I had some issue when trying to setup and run the synchronization tool and event forwarding. Who can I contact? You should contact your normal HP support channel for assistance.


Other














Is there an estimated time line for detailed technical training on OMi? We have just run a series of virtual instructor led training sessions for our partners. HP Education Services will be releasing an OMi class in the near future.
Where can I get an evaluation version of OMi? You can request a DVD from the trial software web site. A download will be available at http://www.hp.com/go/omi soon.


 


 For HP Operations Center, Peter Spielvogel.


Get the latest updates on our Twitter feed @HPITOps http://twitter.com/HPITOps


Join the HP OpenView & Operations Management group onLinkedIn.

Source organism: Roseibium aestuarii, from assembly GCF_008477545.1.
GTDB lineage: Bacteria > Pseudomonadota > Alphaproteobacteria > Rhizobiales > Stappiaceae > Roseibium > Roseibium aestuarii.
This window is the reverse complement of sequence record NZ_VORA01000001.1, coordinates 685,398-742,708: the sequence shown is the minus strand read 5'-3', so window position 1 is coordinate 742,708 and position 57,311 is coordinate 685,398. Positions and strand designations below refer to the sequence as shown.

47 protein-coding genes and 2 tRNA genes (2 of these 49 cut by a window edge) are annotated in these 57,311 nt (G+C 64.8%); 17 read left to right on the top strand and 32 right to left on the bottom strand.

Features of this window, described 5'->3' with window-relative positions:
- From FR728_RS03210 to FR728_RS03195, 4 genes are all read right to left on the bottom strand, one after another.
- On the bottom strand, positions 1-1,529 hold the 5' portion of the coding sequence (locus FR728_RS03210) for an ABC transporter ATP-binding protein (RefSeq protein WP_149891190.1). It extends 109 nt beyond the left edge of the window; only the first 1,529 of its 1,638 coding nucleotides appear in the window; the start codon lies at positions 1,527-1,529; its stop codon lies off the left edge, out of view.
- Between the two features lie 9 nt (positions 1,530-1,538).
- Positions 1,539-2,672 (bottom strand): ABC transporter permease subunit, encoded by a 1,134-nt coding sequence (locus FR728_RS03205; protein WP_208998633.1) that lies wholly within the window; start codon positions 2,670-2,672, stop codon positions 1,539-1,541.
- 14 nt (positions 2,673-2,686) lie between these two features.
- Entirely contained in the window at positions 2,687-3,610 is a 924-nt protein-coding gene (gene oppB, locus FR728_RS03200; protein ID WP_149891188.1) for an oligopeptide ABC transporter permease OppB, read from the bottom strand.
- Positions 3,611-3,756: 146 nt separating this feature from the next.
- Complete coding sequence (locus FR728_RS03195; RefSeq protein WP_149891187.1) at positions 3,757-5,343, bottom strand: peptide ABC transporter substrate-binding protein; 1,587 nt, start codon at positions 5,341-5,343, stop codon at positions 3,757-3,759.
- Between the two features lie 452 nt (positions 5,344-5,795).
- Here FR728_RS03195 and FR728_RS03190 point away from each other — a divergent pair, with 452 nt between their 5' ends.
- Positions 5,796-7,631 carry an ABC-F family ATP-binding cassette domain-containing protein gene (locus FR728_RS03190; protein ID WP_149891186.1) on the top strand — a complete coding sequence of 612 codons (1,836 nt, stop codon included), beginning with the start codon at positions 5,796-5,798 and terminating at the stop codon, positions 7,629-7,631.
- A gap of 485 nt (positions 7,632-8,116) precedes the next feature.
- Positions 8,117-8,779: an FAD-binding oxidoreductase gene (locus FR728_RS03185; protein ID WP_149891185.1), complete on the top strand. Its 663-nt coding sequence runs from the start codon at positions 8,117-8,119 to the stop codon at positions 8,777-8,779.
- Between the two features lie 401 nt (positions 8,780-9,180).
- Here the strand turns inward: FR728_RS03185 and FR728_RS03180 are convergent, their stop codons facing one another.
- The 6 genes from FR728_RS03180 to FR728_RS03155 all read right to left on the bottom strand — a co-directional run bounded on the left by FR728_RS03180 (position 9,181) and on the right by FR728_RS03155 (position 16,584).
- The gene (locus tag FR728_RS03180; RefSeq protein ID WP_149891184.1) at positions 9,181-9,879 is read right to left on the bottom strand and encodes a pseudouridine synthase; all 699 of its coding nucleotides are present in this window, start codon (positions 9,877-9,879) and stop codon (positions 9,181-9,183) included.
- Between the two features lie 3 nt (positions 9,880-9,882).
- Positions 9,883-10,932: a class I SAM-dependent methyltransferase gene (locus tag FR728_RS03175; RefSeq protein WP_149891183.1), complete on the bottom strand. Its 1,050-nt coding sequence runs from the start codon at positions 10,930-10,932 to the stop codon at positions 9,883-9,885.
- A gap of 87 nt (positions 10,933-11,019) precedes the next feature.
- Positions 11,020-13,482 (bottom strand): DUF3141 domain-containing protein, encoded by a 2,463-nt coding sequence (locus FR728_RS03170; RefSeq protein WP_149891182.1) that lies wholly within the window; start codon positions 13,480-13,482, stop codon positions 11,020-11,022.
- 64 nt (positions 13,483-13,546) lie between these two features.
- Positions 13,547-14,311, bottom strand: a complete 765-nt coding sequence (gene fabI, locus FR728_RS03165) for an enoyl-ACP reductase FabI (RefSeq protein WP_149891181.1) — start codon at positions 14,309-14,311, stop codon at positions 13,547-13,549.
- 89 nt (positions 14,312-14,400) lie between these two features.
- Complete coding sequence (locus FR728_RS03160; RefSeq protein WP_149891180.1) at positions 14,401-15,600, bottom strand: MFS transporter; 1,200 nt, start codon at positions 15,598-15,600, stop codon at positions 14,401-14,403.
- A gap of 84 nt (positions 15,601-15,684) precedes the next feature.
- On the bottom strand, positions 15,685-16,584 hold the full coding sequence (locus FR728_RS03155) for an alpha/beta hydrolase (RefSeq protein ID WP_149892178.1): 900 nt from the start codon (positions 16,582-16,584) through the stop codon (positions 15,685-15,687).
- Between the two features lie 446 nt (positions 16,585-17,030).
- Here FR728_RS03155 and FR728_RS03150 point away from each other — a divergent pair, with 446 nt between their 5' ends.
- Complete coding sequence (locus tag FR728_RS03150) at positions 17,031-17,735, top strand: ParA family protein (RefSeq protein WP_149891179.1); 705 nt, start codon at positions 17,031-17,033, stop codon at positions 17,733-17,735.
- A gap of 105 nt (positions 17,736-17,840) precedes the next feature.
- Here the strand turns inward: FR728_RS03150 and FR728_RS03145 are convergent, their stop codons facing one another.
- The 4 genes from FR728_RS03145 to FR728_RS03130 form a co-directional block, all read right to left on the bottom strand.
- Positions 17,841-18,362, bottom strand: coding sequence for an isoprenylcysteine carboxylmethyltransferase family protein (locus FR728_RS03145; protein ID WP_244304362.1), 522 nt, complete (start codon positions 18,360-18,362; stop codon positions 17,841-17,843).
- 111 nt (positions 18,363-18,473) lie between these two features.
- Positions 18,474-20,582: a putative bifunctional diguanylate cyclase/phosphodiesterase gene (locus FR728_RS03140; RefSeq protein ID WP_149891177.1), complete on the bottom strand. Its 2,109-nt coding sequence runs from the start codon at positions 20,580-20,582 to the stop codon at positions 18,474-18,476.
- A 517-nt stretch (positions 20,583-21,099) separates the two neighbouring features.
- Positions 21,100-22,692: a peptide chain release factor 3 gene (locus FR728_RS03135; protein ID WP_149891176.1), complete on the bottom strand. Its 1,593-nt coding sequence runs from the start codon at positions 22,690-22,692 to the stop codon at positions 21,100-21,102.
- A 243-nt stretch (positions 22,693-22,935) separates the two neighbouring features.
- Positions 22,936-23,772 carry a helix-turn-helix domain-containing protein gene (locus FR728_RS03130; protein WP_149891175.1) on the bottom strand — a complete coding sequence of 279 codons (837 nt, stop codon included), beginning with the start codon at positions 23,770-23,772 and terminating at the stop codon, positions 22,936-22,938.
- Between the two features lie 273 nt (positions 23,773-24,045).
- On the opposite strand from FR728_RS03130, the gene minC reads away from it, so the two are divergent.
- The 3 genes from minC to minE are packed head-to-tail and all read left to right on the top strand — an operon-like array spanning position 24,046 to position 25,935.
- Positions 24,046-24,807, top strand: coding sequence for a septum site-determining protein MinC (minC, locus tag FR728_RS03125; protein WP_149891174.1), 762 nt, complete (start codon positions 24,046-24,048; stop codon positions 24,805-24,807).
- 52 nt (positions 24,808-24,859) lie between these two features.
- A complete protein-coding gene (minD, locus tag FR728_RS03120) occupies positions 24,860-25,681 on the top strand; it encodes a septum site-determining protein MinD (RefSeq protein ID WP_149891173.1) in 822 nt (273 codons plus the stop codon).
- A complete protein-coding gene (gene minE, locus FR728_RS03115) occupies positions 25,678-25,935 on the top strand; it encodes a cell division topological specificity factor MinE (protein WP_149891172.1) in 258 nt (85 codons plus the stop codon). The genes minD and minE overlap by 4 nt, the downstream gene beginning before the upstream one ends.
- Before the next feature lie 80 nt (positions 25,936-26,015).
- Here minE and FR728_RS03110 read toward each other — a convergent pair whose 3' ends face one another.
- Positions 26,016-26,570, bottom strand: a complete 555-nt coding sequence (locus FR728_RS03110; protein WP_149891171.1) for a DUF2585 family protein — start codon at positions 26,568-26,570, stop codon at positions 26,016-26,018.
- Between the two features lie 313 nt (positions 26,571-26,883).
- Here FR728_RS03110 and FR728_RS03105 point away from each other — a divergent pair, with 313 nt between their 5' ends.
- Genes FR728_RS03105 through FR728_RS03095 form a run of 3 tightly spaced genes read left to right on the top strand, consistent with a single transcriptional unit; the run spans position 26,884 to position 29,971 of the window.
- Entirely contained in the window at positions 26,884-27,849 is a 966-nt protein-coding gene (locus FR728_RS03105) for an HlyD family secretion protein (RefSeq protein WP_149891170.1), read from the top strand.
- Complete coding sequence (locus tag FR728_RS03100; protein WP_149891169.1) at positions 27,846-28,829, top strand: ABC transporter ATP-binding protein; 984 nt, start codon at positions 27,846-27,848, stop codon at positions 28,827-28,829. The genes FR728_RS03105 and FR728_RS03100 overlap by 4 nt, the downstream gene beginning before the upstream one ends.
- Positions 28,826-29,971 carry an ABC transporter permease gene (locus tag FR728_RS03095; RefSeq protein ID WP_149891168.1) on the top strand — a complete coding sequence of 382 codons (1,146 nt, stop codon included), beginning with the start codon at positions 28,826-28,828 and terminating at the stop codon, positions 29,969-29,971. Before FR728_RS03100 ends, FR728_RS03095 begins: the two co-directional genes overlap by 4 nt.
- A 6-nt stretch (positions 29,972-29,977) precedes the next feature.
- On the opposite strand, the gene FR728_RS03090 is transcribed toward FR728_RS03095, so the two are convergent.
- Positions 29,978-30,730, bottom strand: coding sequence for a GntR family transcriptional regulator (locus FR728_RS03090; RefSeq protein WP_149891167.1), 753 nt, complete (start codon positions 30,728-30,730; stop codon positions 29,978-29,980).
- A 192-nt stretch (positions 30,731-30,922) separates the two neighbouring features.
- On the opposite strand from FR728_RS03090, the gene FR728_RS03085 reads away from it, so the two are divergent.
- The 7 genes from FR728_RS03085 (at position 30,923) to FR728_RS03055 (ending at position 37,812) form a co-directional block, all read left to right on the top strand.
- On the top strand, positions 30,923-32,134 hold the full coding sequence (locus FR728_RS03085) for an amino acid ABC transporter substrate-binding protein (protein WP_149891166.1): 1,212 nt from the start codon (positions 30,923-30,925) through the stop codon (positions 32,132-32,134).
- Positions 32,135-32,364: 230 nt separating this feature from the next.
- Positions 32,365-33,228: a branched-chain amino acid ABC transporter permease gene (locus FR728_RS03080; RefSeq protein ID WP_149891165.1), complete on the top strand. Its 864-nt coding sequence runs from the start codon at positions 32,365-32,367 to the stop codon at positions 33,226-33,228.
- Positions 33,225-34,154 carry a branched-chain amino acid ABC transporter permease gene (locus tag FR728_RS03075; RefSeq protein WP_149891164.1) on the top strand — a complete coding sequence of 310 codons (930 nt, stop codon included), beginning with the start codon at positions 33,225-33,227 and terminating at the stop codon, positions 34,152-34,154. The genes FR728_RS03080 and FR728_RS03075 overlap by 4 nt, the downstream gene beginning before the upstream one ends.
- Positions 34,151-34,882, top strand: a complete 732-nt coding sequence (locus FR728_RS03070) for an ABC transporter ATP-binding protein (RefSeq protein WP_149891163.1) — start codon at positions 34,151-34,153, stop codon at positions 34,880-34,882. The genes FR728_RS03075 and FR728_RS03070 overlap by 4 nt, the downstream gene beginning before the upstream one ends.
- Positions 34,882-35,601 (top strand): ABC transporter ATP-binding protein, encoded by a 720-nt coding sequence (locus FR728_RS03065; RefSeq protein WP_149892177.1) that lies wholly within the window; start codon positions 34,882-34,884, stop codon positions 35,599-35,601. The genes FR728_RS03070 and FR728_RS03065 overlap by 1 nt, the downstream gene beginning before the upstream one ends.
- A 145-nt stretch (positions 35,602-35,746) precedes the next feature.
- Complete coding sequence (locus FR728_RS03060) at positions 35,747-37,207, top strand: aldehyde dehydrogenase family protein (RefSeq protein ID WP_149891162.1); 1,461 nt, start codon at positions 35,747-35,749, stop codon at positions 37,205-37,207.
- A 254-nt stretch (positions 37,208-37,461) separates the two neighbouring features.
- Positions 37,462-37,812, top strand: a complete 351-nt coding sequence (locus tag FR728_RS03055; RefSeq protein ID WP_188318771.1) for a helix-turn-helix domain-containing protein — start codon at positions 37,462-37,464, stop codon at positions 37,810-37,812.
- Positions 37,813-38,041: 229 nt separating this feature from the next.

Innovation Week Part 2 - Operations Manager i 8.1

While OMU 9.0 represents evolutionary innovation, Operations Manager i 8.1 (OMi) is truly revolutionary. Operations Manager i is a set of add-on products which extends existing HP Operations Manager to provide advanced event correlation and system health capabilities.


It uses the proven causal engine from NNMi with a completely new set of rules designed for server infrastructure rather than network components. This topology-based event correlation reduces duplication of effort in the Operations Bridge by automatically determining which events are symptoms and which are the cause of a problem. If you don’t have TBEC, you have to write and maintain a ton of rules to eliminate events that are symptoms and not causes. This is time consuming (eight full-time people for a medium-sized European bank) and error prone.


Topology-Based Event Correlation